Senate stalemate cuts off unemployment benefits

A bill to extend emergency unemployment benefits is stalled on the floor of the U.S. Senate, and people back home are beginning to pay a price.

In Indiana alone, 13,000 people per week are expected to lose their extended unemployment benefits.

“I filed for my unemployment Monday morning I checked it at 10:30, and there was nothing there, and it’s been denied; on the website it said it’s been denied,” said Jeremiah McGee outside of the St. Joseph County WorkOne office. “Having kids and bills, it’s next to impossible, it really is.”

It has been next to impossible for senators to strike a deal that would fund extended benefits through November.

The bill passed the U.S. House of Representatives before the Memorial Day recess, but the senate debate has dragged on so long—the program expired.

“As of June 13th, the extended benefits are no longer available, they were tied to the federal extensions,” said Valerie Kroeger of the Indiana Department of Workforce Development. “13,000 people each week are no longer receiving benefits because they have (been) exhausted.”

If and when an extension did pass the senate, it would still have to be reconciled with the house version.

The moral of the story for the folks back home: Time is money.

“Probably the last week, I may have one more week left I’m sure I ain't got very much more, no more than one week left,” said Otis Sizemore, who has been without a job since 2008.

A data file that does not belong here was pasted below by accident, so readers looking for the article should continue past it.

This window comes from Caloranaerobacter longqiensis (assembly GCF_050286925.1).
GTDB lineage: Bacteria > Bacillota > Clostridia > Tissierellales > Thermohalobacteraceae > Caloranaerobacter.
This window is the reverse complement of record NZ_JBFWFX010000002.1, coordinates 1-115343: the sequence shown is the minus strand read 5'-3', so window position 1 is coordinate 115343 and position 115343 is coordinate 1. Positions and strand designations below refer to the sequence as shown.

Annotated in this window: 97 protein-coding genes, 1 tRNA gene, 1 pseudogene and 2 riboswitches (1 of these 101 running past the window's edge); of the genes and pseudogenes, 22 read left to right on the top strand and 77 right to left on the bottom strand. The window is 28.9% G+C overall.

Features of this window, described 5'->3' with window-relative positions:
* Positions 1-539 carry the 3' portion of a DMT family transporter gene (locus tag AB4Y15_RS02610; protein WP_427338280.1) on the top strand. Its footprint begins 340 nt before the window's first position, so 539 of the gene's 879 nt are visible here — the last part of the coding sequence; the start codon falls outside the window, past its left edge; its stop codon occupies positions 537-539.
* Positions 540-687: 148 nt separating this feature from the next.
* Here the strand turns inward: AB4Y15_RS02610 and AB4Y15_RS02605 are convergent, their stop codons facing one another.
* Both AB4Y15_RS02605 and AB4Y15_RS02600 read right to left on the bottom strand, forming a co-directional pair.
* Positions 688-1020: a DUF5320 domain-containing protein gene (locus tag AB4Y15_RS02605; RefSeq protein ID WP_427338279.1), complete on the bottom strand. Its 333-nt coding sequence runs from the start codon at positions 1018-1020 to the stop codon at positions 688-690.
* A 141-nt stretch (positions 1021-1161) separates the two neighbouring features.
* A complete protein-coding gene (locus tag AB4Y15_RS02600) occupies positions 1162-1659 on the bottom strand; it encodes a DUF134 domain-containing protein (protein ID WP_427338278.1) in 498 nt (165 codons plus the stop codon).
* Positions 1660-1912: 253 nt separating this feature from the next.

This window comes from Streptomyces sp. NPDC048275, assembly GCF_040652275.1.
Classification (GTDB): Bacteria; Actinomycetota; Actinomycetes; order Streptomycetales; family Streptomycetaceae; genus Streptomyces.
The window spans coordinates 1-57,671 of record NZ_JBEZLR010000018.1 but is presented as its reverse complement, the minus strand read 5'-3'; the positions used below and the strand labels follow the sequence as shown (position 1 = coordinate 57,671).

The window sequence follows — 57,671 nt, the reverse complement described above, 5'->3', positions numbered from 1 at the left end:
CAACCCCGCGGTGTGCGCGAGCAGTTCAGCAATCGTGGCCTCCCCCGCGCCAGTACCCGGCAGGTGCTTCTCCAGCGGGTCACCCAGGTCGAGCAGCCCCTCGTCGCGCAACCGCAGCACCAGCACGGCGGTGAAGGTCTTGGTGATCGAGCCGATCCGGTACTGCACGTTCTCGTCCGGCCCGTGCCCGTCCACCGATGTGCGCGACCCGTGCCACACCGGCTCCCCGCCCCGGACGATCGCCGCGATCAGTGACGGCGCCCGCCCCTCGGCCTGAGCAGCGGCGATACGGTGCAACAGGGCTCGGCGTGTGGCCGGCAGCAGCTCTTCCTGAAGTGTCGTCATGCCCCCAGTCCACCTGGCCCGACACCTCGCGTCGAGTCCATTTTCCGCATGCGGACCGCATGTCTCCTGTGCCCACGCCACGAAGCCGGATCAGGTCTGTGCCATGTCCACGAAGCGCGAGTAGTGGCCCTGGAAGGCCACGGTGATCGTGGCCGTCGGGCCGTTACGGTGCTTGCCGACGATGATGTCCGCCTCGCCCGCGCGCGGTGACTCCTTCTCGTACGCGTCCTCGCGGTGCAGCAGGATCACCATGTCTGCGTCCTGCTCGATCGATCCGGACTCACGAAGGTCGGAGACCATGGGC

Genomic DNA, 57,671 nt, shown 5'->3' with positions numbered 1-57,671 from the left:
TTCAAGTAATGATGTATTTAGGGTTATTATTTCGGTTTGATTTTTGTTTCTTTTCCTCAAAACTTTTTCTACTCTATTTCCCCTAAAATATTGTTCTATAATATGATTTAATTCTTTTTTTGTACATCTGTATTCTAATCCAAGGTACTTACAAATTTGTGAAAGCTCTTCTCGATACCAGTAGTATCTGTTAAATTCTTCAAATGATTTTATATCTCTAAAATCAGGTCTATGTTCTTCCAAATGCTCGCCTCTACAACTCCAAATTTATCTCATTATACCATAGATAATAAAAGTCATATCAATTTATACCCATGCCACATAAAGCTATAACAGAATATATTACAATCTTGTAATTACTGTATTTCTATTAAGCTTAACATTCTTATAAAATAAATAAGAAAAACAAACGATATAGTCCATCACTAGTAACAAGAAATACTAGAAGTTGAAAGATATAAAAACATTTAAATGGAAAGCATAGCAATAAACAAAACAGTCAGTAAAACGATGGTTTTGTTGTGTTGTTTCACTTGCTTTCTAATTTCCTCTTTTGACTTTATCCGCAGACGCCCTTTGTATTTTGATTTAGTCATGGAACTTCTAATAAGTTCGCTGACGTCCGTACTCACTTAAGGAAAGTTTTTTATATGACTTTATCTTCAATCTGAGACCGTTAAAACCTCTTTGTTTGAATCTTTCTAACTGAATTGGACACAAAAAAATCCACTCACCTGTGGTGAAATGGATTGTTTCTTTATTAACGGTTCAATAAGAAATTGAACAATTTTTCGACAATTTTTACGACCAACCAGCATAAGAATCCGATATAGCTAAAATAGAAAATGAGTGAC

Michael Thompson is also jobless. He has already exhausted all his benefits. Thompson thinks that benefits should be extended even further “for the people that are actively looking for work.”

This marks the third time the benefits have been disrupted because Congress failed to pass an extension in a timely fashion.

The proposed unemployment extension is just a small part of a $140 billion bill before the senate. The measure also seeks to create jobs, close tax loopholes and increase Medicaid reimbursement rates.

Turns out, the unemployed aren’t the only ones wondering how things will be paid for. The same attitude on Capitol Hill is what continues to stall the proposal in the senate.

It appears that an attempt to end the debate may come Wednesday with a test vote.

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